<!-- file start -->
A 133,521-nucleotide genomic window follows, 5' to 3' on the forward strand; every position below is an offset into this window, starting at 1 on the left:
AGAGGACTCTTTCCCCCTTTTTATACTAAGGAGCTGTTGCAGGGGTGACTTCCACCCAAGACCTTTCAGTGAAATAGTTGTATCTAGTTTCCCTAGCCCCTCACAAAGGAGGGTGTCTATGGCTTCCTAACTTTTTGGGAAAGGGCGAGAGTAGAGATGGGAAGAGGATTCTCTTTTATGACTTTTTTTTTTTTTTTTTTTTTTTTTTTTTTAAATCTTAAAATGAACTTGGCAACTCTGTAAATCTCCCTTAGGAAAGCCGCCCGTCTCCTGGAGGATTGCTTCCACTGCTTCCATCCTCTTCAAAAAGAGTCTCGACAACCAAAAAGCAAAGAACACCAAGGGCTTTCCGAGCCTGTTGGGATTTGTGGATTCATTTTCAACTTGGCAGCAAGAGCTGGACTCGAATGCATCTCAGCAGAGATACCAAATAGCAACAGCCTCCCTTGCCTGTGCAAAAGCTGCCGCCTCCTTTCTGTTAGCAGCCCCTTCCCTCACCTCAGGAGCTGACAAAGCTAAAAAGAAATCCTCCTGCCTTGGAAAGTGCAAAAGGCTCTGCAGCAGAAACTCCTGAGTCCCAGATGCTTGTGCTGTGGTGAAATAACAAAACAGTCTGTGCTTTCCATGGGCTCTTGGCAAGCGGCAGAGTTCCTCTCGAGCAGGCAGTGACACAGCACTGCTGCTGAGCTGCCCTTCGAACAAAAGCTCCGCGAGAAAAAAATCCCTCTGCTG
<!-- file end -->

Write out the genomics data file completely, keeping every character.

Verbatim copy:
A 133,521-nucleotide genomic window follows, 5' to 3' on the forward strand; every position below is an offset into this window, starting at 1 on the left:
AGAGGACTCTTTCCCCCTTTTTATACTAAGGAGCTGTTGCAGGGGTGACTTCCACCCAAGACCTTTCAGTGAAATAGTTGTATCTAGTTTCCCTAGCCCCTCACAAAGGAGGGTGTCTATGGCTTCCTAACTTTTTGGGAAAGGGCGAGAGTAGAGATGGGAAGAGGATTCTCTTTTATGACTTTTTTTTTTTTTTTTTTTTTTTTTTTTTTAAATCTTAAAATGAACTTGGCAACTCTGTAAATCTCCCTTAGGAAAGCCGCCCGTCTCCTGGAGGATTGCTTCCACTGCTTCCATCCTCTTCAAAAAGAGTCTCGACAACCAAAAAGCAAAGAACACCAAGGGCTTTCCGAGCCTGTTGGGATTTGTGGATTCATTTTCAACTTGGCAGCAAGAGCTGGACTCGAATGCATCTCAGCAGAGATACCAAATAGCAACAGCCTCCCTTGCCTGTGCAAAAGCTGCCGCCTCCTTTCTGTTAGCAGCCCCTTCCCTCACCTCAGGAGCTGACAAAGCTAAAAAGAAATCCTCCTGCCTTGGAAAGTGCAAAAGGCTCTGCAGCAGAAACTCCTGAGTCCCAGATGCTTGTGCTGTGGTGAAATAACAAAACAGTCTGTGCTTTCCATGGGCTCTTGGCAAGCGGCAGAGTTCCTCTCGAGCAGGCAGTGACACAGCACTGCTGCTGAGCTGCCCTTCGAACAAAAGCTCCGCGAGAAAAAAATCCCTCTGCTG